By Allan Maurer
ATLANTA – Three major problems affect the ability of companies to generate new sales leads, says Greg Foster, co-founder of BrightWhistle. The new firm is intended to be “The sharp end of the stick in automated marketing,” Foster says.
This is Foster’s latest company. Foster is entrepreneur in residence at Chyrsalis Ventures. His experience includes founding or being part of the management team for three successful start-ups, and running corporate development for two public companies, including Turner Broadcasting.
He is on the board of the popular Internet satire site, The Onion, and Research Triangle-based StatSheet, which Foster says helped inspire founding of BrightWhistle because of its innovations in automation, and was a partner at Atlanta-based Noro-Moseley Partners.
BrightWhistle is one of 50 companies presenting to the more than 1,000 people expected at the fifth annual Southeast Venture Conference in Atlanta March 2-3. Foster tells us the company is in the process of raising a small round now that may close even before the event.
Generating really gualified leads
Founded in July last year, BrightWhistle started out when Foster and co-founder Chad Mallory started looking at ways to generate “Really well qualified leads” in a cost-effective way. “That’s the overarching question marketers deal with on a daily basis,” he says.
He sees three major problems with the way many marketers generate leads now. “Third-party lead generators are often pretty promiscuous,” he says. “They’ll sell a lead to you, to me and to three guys down the street. They’re also disloyal.”
By that he means that even if a company lands a prospect, the third-party lead generator might keep calling them to see if they’ll switch. Also, Foster adds, “There is not a lot of transparency on how their leads are created.”
The bolts come loose
The other approach: broad pay per click strategies with ads on Google and Facebook, has its own set of problems. “They may be able to build you a targeted ad, but they can’t put you somewhere with really compelling content once you click on the ad.”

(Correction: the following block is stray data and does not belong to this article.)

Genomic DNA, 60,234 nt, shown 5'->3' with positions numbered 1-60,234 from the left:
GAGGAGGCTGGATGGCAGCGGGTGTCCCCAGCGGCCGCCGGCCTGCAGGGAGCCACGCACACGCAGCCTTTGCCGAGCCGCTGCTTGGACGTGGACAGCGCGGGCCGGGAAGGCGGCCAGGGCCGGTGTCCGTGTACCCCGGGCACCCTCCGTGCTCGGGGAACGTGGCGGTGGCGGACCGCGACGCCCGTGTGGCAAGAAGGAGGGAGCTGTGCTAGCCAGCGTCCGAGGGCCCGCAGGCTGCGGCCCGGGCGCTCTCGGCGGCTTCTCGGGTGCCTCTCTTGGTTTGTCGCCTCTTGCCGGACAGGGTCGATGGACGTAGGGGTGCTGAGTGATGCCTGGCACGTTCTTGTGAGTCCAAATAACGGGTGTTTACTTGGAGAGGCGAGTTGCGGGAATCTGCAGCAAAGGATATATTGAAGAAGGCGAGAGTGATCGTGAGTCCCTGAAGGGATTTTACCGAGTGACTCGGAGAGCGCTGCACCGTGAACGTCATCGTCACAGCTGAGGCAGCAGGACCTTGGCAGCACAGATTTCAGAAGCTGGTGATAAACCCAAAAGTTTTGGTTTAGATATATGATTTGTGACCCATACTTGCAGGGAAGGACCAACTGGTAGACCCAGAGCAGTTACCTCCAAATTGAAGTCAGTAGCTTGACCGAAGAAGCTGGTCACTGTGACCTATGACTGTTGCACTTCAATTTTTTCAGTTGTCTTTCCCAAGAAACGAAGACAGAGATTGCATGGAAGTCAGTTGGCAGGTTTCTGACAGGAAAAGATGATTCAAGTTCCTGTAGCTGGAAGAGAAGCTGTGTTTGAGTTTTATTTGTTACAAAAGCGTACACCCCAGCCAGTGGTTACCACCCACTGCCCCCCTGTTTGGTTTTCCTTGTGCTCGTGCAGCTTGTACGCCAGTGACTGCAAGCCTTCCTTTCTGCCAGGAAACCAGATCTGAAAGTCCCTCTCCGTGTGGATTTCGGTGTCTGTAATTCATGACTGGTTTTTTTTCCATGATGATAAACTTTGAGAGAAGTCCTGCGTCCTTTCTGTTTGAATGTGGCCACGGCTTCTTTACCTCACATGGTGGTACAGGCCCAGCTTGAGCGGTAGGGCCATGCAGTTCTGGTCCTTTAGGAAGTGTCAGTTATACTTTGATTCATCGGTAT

Also, some digital marketers pay a lot of money to SEO consultants to push their corporate site up the ladder in natural rankings in Google, Bing and so on for certain key words or terms. Unfortunately, Foster notes, “No matter how hard you tighten the bolts down, they eventually come loose.”
He adds, “You may be getting good traffic and good conversions, but over time, they go down and you have to get the SEO consultant back in and pay him $500 an hour to get them back up.”
If money were no object…
So, Foster and his co-founder started asking people, “If money were no object, what kind of system would they create to help with all those issues?”
Foster says “We talked to a lot of different people and companies. They began with healthcare companies – which is BrightWhistle’s initial focus. “They have the greatest need for lead generation to find new patients.”
Then, he says, “It dawned on us that if they had their druthers, they would want a system where they could create blogs that rank highly for natural search but would allow them to keep the leads generated exclusively for themselves.”
They would want the system flexible enough to take the same blog content and create customized landing pages for ads in Google or on Facebook. The increased relevancy of the pages they land on then produces increased conversion rates.
Already cashflow positive
They asked themselves, Foster says, “What if you could create multiple blogs, get them professionally written and published, manage all the SEO issues, and have the flexibility to create as many landing pages as desired, targeted at a very specific level – and all automated?
That’s the system BrightWhistle developed. “Essentially,” says Foster, “We’re taking something a digital marketer wouldn’t have time to do on their own and automating it.”
BrightWhistle doesn’t sell leads. It sells a software as a service platform, which users pay for based on the number of blogs or landing pages in the system at any given time.
“It’s time to insource lead generation,” he says.
BrightWhistle must be doing something right. The firm landed seven clients since November, but is taking a breather to raise money. “We’re already cashflow positive,” Foster says.
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